Hold thy desperate hand:
Art thou a man? thy form cries out thou art:
Thy tears are womanish; thy wild acts denote
The unreasonable fury of a beast:
Unseemly woman in a seeming man!
Or ill-beseeming beast in seeming both!
Thou hast amazed me: by my holy order,
I thought thy disposition better temper'd.
Hast thou slain Tybalt? wilt thou slay thyself?
And stay thy lady too that lives in thee,
By doing damned hate upon thyself?
Why rail'st thou on thy birth, the heaven, and earth?
Since birth, and heaven, and earth, all three do meet
In thee at once; which thou at once wouldst lose.
Fie, fie, thou shamest thy shape, thy love, thy wit;
Which, like a usurer, abound'st in all,
And usest none in that true use indeed
Which should bedeck thy shape, thy love, thy wit:
Thy noble shape is but a form of wax,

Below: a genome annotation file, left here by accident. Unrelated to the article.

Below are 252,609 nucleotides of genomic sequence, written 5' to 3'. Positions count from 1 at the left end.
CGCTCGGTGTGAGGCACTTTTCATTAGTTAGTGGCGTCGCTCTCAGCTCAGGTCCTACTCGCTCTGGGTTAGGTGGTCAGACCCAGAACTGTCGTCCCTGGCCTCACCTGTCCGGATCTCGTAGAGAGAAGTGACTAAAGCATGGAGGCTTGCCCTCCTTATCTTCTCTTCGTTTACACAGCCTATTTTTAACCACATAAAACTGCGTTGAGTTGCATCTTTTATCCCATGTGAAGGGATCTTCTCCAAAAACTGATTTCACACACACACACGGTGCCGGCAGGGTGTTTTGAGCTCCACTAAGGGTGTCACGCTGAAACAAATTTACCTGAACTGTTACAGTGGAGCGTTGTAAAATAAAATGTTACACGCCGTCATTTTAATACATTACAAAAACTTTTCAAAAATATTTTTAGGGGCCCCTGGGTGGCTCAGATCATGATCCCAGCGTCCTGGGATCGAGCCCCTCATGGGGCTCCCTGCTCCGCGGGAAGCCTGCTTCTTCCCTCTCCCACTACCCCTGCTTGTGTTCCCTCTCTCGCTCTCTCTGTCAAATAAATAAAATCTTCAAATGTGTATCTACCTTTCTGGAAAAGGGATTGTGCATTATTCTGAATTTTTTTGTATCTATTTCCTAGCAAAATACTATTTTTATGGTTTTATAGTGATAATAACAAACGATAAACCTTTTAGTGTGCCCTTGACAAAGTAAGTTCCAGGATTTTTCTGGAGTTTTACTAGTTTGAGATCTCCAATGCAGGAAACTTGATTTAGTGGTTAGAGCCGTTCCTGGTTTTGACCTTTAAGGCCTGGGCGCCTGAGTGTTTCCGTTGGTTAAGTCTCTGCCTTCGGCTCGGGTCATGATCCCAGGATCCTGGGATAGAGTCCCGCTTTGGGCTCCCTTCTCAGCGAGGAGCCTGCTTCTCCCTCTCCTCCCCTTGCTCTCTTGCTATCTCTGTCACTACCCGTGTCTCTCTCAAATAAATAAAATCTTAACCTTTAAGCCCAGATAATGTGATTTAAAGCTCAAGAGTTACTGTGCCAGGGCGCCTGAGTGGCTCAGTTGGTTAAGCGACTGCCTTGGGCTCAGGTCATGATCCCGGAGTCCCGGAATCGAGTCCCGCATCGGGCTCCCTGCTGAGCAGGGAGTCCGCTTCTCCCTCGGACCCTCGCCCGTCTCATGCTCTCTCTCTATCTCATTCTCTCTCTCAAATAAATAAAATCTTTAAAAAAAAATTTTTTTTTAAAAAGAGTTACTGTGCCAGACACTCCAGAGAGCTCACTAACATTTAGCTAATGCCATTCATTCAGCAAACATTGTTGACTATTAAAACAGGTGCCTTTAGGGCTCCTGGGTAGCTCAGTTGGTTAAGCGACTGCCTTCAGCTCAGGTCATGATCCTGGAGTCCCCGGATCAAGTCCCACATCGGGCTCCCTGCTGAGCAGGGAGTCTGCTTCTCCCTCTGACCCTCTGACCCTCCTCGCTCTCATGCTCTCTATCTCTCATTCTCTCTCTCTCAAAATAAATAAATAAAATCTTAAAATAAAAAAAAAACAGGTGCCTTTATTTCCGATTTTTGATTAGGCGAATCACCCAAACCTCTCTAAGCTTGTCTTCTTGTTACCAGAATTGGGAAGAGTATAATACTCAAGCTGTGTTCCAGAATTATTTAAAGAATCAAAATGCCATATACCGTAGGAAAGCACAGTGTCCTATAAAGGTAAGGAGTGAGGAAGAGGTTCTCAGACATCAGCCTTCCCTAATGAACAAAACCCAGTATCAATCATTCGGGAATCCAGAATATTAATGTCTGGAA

Digressing from the valour of a man;
Thy dear love sworn but hollow perjury,
Killing that love which thou hast vow'd to cherish;
Thy wit, that ornament to shape and love,
Misshapen in the conduct of them both,
Like powder in a skitless soldier's flask,
Is set afire by thine own ignorance,
And thou dismember'd with thine own defence.
What, rouse thee, man! thy Juliet is alive,
For whose dear sake thou wast but lately dead;
There art thou happy: Tybalt would kill thee,
But thou slew'st Tybalt; there are thou happy too:
The law that threaten'd death becomes thy friend
And turns it to exile; there art thou happy:
A pack of blessings lights up upon thy back;
Happiness courts thee in her best array;
But, like a misbehaved and sullen wench,
Thou pout'st upon thy fortune and thy love:
Take heed, take heed, for such die miserable.
Go, get thee to thy love, as was decreed,
Ascend her chamber, hence and comfort her:
But look thou stay not till the watch be set,
For then thou canst not pass to Mantua;
Where thou shalt live, till we can find a time
To blaze your marriage, reconcile your friends,
Beg pardon of the prince, and call thee back
With twenty hundred thousand times more joy
Than thou went'st forth in lamentation.
Go before, nurse: commend me to thy lady;